Testing family roots

By Nancy Battick

With the holiday season looming, you may want to ask Santa for a DNA test kit or perhaps gift one to a special person. Most people are interested in their family ethnicity even if they aren’t genealogists.  Ethnicity tests (autosomal DNA) are offered by a variety of companies. 

Most of these companies don’t offer medical testing.  If a particular disease runs in your family — such as breast cancer, for example — you may want to find out if you carry the gene. In cases like that it’s best to discuss this with your physician to get advice on the best option for you. 

If you’re just looking to learn where your ancestors came from, you need to know that these tests are estimates based on how your DNA stacks up against the DNA of others in the test company’s database.  And this database consists of the DNA of people living in a given area today.  So, while your result might show you’re 20 percent German, it means you match with 20 percent of the Germans who’ve taken that company’s test and are living in Germany now. It may not tell you where your ancestor came from prior to Germany. 

History teaches us that populations moved around frequently in the past as a wave of invaders would displace native populations and then perhaps were displaced themselves in time. We are seeing large migrations of people today. Some testing companies offer an ancestral timeline, which will show you the paths your ancestors likely took. This is something to be aware of if a timeline is important to you.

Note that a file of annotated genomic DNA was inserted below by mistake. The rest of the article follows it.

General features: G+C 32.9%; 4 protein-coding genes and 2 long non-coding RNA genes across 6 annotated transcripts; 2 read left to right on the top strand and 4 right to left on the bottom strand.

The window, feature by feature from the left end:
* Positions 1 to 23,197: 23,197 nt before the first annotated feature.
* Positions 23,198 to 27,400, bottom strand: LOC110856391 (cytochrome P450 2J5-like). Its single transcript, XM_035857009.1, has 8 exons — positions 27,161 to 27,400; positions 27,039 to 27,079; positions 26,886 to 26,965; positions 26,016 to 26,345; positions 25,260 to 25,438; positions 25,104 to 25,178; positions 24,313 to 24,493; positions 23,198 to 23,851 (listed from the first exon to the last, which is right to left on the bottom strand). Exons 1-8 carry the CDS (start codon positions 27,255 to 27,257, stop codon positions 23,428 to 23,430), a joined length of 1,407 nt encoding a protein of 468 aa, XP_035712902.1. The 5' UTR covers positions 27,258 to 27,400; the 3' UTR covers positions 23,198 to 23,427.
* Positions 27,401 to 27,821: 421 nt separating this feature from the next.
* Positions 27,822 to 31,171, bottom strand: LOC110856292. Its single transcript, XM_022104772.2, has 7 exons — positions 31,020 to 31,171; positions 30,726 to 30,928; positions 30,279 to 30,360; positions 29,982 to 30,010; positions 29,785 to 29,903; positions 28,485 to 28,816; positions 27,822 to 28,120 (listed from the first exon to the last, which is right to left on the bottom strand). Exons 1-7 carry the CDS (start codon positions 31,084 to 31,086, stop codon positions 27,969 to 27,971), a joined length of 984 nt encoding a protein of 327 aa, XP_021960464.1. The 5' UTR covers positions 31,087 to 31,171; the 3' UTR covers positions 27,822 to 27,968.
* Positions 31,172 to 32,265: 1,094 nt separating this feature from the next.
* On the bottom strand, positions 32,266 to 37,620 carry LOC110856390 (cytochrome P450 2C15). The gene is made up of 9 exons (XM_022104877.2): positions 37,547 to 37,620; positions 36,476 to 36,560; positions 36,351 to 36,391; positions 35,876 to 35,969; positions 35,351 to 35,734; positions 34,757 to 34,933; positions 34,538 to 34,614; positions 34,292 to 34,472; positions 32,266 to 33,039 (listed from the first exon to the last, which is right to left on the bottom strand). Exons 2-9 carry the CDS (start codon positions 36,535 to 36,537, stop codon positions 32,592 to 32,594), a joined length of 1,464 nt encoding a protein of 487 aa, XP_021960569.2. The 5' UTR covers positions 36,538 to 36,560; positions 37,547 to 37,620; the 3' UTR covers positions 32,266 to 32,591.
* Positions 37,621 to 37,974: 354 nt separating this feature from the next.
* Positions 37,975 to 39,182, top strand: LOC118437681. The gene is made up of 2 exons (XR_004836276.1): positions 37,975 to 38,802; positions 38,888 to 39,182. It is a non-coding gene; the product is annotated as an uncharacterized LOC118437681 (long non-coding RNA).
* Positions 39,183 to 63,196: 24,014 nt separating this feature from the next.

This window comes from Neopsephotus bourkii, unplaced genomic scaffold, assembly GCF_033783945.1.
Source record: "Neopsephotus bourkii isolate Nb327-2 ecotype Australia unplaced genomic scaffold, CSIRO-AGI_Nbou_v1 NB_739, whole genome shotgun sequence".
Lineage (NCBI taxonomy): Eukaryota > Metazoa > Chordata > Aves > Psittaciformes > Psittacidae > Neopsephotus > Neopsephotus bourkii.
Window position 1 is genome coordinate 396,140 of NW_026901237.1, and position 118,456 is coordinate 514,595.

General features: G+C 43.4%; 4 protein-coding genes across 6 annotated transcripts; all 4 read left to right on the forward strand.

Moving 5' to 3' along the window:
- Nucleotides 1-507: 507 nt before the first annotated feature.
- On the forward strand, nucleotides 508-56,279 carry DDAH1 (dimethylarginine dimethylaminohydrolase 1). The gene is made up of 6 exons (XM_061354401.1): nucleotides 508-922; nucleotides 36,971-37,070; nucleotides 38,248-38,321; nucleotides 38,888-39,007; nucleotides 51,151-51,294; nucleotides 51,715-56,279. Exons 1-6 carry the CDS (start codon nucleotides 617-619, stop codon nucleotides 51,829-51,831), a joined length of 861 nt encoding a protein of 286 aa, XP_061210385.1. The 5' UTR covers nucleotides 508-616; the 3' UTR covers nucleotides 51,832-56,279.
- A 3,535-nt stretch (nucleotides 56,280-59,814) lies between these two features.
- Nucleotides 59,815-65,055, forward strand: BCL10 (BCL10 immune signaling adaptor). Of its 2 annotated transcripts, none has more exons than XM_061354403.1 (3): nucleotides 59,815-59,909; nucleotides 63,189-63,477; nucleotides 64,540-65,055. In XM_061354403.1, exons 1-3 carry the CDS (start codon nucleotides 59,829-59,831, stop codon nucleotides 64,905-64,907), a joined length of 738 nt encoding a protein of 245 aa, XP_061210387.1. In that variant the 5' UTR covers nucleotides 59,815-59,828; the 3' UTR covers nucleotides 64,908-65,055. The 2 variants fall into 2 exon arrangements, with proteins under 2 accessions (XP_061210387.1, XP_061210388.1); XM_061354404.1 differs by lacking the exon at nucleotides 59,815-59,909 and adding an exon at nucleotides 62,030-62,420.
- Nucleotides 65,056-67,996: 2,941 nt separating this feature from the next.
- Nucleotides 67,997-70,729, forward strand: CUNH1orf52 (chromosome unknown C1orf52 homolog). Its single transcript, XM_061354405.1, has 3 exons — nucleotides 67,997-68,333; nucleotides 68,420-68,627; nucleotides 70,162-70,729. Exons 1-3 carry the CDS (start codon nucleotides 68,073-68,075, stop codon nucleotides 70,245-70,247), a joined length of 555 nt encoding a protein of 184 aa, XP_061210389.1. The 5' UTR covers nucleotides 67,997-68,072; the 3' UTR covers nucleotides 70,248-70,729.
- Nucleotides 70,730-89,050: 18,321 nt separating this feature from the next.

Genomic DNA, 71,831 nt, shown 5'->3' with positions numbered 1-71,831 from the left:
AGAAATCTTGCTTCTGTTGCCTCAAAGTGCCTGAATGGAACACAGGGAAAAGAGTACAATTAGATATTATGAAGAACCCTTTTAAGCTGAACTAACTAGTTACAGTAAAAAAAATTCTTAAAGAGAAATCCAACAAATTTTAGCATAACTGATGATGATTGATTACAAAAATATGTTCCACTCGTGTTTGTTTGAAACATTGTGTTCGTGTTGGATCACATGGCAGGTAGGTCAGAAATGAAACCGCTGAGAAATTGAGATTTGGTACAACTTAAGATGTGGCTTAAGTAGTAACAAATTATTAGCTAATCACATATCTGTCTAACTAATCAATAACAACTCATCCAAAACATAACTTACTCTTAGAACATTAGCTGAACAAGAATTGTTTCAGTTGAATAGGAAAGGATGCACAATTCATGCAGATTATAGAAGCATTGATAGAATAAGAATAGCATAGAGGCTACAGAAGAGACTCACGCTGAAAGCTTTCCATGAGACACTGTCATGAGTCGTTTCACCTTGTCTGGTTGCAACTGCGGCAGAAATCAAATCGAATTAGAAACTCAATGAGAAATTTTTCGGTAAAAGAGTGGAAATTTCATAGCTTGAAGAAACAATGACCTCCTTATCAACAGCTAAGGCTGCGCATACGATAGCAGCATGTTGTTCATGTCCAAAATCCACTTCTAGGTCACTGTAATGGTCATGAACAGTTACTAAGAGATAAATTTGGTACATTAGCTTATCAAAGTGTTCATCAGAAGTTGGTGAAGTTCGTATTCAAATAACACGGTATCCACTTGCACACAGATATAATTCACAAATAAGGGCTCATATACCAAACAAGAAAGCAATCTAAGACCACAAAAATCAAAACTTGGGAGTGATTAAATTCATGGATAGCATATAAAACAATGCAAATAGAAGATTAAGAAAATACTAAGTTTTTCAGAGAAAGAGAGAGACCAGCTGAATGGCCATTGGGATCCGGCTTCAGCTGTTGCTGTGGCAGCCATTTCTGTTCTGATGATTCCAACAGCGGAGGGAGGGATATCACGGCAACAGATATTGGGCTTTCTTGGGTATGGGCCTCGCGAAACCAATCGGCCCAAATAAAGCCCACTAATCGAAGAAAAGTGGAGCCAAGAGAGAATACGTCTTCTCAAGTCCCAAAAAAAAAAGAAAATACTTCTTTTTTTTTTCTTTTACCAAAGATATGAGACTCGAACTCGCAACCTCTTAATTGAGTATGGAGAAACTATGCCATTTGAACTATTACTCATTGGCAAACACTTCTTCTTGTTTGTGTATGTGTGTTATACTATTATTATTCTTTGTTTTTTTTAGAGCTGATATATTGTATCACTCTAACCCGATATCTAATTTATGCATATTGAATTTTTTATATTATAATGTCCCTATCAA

As the holidays approach, many DNA companies will be offering sales as an incentive to buy. I recommend you check out websites and do some comparison shopping before spending money. Also, take a look at Genetics Digest (geneticsdigest.com), which offers tips to consider before you buy a DNA test and offers information on the top three players in the field.  They offer star ratings on these tests based on the ratings given by people who have used them.

So, here is a listing of several of the companies doing testing today. Some offer only one kind of DNA test; others do some health testing. Some are privately owned; others belong to investment companies. There’s a lot to consider in purchasing a test. Prices will vary, but most are in the same ballpark. 

You also might be interested to learn that two of the top players, Ancestry.com and 23 and Me, spend hundreds of millions advertising their kits. 

Here’s are some of the leading companies. I recommend you check out their websites and see what each has to offer:  Ancestry (Ancestry.com); 23 and Me, (23andme.com); FamilyTree (FamilyTreedna.com), not to be confused with the software Family Tree Maker; MyHeritageDNA (myheritage.com); CriGenetics (crigenetics.html).  Also known as Living DNA, it was voted best testing site for 2023. 

Don’t hesitate to contact them with questions, including privacy issues.  If you haven’t tested yet, now might be a good time to consider it.

Columnist Nancy Battick of Dover-Foxcroft has researched genealogy for over 30 years. She is past president of the Maine Genealogical Society, author of several genealogical articles and co-transcribed the Vital Records of Dover-Foxcroft.  Nancy holds an MA in History from UM and lives in DF with her husband, Jack, another avid genealogist. Reader emails are welcome at nbattick@roadrunner.com.

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